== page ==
NM Reserve Officer Case: What Makes A Cop?


What makes someone a cop? That is the key question in the case of Albuquerque’s David Young, who arrested prostitutes and their clients for the Police Department’s Special Investigations Division. At no time was Young actually a sworn police officer, says the Los Angeles Times. A civilian employee, he worked as a volunteer reserve officer when he made his arrests. Under New Mexico law, arresting officers handle misdemeanor prosecutions in metropolitan court. Young appeared as the prosecuting agent in several cases.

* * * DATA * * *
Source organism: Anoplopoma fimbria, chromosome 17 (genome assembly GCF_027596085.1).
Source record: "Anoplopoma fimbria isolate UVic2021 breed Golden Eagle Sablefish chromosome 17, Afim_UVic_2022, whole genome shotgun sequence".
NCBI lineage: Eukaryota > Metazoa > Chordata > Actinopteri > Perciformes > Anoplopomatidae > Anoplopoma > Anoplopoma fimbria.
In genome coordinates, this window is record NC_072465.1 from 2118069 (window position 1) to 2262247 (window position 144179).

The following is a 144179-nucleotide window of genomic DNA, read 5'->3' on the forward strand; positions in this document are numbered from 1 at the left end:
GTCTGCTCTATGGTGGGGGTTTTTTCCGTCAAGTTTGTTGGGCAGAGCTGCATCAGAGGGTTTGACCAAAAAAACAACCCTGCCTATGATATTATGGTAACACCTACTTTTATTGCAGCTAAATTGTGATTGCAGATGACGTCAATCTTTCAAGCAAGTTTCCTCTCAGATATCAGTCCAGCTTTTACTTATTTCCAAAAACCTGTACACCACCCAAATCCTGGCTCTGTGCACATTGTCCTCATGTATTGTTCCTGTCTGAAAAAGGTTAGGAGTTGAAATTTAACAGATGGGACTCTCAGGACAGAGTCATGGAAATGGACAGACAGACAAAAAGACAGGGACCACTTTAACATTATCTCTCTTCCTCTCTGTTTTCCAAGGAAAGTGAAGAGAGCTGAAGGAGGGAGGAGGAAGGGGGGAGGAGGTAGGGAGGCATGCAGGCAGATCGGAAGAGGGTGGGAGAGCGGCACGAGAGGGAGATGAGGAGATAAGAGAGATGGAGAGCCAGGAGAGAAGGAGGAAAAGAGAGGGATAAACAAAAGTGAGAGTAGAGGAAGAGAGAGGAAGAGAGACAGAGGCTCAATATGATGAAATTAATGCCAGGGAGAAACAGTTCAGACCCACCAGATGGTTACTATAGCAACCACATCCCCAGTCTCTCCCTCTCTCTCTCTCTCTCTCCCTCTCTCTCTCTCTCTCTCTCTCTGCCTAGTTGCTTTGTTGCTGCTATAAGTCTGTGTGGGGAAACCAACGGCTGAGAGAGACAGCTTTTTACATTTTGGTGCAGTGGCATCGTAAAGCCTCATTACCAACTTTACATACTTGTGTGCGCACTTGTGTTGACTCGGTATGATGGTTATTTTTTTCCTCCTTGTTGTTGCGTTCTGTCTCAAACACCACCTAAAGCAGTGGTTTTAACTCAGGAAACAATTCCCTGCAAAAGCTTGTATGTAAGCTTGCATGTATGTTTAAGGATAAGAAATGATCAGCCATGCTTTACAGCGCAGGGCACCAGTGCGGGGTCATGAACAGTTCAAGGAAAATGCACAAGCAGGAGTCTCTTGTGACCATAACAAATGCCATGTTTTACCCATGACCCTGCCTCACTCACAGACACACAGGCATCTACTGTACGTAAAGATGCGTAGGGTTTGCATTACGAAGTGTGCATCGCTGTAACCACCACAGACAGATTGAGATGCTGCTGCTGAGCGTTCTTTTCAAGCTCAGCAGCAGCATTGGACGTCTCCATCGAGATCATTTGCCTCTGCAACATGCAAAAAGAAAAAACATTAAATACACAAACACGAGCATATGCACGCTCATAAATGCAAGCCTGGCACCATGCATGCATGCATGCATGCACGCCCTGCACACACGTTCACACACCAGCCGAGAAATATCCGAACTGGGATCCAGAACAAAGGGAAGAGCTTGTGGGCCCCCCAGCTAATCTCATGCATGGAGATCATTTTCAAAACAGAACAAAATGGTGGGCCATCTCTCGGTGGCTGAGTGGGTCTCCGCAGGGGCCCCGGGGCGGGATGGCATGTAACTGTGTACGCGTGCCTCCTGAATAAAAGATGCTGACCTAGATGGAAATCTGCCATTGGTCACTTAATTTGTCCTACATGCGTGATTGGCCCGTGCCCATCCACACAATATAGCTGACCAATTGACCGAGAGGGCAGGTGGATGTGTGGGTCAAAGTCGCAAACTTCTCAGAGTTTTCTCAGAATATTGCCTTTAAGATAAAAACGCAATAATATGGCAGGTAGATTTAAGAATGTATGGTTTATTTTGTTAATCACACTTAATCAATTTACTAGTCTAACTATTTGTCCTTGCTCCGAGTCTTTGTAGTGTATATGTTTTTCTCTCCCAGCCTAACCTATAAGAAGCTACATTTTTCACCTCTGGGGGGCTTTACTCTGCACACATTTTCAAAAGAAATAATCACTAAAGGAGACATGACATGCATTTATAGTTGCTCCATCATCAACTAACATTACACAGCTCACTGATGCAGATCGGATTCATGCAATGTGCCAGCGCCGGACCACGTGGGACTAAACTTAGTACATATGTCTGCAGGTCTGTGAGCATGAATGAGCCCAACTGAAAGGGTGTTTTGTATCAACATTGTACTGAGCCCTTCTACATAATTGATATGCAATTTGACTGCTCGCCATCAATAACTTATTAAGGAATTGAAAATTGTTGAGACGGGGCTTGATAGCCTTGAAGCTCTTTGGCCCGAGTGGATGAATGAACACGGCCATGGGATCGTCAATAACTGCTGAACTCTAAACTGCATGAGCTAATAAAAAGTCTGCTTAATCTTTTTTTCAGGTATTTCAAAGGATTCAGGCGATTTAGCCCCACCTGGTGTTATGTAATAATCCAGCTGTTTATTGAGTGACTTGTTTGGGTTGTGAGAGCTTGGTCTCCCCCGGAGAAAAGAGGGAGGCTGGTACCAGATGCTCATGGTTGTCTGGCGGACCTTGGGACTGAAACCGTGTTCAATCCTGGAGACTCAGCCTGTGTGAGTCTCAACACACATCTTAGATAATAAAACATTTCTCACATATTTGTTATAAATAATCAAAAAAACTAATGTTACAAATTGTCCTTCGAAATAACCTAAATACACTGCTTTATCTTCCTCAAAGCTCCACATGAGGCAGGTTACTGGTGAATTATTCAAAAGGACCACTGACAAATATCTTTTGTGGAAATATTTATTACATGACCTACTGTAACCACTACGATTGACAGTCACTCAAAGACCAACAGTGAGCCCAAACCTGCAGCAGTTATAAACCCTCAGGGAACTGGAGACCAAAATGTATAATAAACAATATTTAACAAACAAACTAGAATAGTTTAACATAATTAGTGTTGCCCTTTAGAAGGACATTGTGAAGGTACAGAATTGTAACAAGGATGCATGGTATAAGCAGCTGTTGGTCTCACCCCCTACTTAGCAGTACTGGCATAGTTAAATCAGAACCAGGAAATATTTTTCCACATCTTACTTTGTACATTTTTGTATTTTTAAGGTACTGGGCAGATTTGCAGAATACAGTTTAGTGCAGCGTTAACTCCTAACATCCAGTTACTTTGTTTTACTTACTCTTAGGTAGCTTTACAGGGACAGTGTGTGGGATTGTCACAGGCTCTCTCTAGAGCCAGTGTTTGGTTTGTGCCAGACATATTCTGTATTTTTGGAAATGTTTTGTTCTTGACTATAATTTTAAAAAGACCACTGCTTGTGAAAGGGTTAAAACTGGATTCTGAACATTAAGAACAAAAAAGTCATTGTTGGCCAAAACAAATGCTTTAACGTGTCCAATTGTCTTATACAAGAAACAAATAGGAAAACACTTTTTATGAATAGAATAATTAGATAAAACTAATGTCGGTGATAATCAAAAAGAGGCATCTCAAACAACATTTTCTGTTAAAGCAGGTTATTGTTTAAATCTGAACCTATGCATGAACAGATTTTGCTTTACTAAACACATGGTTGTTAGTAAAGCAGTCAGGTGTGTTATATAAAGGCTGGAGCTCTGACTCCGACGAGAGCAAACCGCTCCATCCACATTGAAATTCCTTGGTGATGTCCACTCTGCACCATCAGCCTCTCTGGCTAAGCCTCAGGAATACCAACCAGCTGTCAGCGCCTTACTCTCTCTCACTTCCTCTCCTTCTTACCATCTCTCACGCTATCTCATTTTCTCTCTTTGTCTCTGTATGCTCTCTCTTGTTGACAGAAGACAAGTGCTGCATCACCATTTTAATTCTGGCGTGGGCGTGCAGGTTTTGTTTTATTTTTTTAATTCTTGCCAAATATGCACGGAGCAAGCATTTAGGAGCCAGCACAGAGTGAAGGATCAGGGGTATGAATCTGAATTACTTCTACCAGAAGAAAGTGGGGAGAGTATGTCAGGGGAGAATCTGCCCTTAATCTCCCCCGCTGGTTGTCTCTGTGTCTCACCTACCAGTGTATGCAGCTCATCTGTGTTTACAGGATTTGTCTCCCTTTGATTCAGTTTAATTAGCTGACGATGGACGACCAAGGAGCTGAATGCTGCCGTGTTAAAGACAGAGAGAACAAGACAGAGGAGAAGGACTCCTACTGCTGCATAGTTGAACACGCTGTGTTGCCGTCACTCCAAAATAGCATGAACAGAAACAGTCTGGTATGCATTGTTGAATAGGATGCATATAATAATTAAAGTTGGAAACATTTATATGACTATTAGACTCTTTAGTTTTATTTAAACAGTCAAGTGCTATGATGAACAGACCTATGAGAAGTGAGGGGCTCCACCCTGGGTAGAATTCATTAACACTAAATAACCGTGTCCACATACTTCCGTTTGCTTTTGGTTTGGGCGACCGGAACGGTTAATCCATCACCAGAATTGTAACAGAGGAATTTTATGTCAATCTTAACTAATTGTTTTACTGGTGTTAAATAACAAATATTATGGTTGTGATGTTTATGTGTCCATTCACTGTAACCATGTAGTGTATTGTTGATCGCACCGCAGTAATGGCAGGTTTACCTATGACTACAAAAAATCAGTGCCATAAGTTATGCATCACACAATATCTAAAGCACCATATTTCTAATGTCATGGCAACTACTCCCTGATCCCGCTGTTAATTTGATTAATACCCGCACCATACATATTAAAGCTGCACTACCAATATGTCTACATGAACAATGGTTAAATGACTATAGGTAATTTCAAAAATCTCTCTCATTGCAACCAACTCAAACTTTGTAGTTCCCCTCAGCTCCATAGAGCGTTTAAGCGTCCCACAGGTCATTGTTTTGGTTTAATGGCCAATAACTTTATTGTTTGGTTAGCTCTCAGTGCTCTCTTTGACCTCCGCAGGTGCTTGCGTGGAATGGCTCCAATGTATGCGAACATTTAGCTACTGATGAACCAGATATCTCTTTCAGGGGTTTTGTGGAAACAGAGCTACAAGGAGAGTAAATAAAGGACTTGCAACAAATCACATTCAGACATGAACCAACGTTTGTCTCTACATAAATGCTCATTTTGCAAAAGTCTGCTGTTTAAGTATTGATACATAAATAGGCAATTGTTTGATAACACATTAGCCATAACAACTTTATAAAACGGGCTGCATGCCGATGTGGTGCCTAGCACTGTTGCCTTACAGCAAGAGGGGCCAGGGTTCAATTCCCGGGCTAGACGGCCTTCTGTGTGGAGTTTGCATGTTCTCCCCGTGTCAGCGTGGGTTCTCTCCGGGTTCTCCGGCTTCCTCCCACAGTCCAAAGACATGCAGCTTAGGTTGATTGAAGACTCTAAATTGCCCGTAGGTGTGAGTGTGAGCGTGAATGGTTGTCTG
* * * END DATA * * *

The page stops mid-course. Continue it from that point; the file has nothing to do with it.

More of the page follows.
Since news of Young’s role surfaced last month, the criminal justice system has been thrown into turmoil. One prostitution case that he handled was dismissed before it went to trial, and defense attorneys are preparing to appeal nearly a dozen more. The Police Department has suspended its reserve program and identified 46 other criminal cases that reserve officers handled, ranging from traffic tickets to domestic violence. Those other cases also may end up challenged in court. “It’s pretty wild,” said Mary Han, a civil rights attorney chosen by the public defender’s office to handle the cases involving Young. “If you or I were to go out and impersonate a police officer, we’d go to jail. [] It’s a real perversion of the legal system.” Police officials say Young, who has not been accused of wrongdoing, was acting with the blessing of the department — and always with sworn officers close by.

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